Supermarket Score! Bitters

“Supermarket Score!” is all about taking a look at the great deals and delicious meals that are hidden in lesser-known yet commonly found supermarket items.

Often when reading through food magazines and watching cooking shows on TV, I hear people talk about how much they love adding the flavors of their favorite cocktail to their dinner. Zingers like “Margarita Chicken” or “Bloody Mary BBQ” are cheeky and all, but I’d personally rather save my alcohol for drinking rather than cook it all away. That’s why, for this week’s Supermarket Score, I’m encouraging you to take a look – not at cocktails, per se – but at what flavors them. This week is all about bitters.

In a world long preceding the *ahem* wonders that are Whipped Cream and Birthday Cake flavored vodkas, the classic cocktail was king (which, I’m told, is back to being in vogue right now). Many a classic cocktail is based on ratios of a single spirit, typically something stronger like whiskey or gin, mixed with a little acid or bitters. Bitters are a highly concentrated blend of spices, herbs, and aromatics that are steeped together and used to add depth and flavor to cocktails. Think of them as seasoning salts for your bar.

Equated nowadays with the utmost in modern masculine chic, the use of bitters in mixology is exploding. With that comes a growing portfolio of flavors like orange, rhubarb, grapefruit, chocolate, and many many more. Where it all started, though, was in two original formulas: Peychauds and Angostura. These two varieties of bitters were conceived originally as tonics sold in apothecaries as health aids to digestive ailments. You can find them now on the shelves of supermarkets near the bar mixes.

I’m not saying to take it out of your cocktails, just try bringing bitters into the kitchen using one of the ideas below and you, too, can see what all the fuss is about.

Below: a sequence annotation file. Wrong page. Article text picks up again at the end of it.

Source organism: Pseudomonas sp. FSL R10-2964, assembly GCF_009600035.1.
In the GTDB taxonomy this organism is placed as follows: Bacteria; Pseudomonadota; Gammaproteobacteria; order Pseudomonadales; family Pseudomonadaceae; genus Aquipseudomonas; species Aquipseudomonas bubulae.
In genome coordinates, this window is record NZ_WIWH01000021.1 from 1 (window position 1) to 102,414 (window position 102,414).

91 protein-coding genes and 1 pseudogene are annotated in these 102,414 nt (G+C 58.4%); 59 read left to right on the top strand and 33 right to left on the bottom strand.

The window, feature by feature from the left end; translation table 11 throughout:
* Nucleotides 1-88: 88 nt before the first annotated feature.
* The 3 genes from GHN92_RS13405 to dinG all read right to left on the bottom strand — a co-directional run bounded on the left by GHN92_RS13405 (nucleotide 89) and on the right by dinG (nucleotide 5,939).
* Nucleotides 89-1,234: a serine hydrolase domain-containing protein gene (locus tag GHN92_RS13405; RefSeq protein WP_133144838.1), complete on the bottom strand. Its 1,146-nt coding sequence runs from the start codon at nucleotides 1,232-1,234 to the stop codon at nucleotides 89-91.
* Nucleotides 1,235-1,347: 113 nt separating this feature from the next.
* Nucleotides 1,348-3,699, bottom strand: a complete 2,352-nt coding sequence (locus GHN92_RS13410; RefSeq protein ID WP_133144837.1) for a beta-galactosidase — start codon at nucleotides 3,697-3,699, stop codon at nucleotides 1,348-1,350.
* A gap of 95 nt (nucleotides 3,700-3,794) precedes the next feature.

Snack mix is one of those party favorites that I just love. Everyone’s got their own take on it, adding in that never-to-be disclosed secret ingredient that makes it their own. Next time your whipping up your own batch, as soon as it comes out from toasting in the oven, toss it with a few dashes of bitters. Not only with the aroma be mouth-watering, the flavors will echo as a perfect complement to that starter round of cocktails you’re serving.


Let’s face it, a steak dinner is delicious (sorry, vegetarians). Nothing says “bring on the beef” like an amazing steak sauce to complement it. Whether you’re going store-bought or whipping up your own (take a little recipe help from Rach, if you like, a few dashes of bitters added to your sauce will have your special guy going from “that was great!” to “wow, that’s a clean plate!”.


Living nearby New England and spending lots of time there each summer, you see how crafty they are with their baked beans – they sneak them into almost every meal of the day! Take your beachside clam bake’s favorite side dish on a trip downtown with a few dashes of bitters (and even a shot of bourbon or whiskey). Suddenly a side dish of beans got a whole lot classier.

Patrick W. Decker’s life revolves around food.  Always has.  Probably always will.  As a graduate of The Culinary Institute of America and past member of the culinary team on Rachael’s daytime talk show, he now works as a food stylist and producer in NYC by day, and a food writer and recipe developer at his home in New York’s Hudson Valley by night.  You can see what he’s up to by following his latest twEATs on Twitter at @patrickwdecker or visiting his website at

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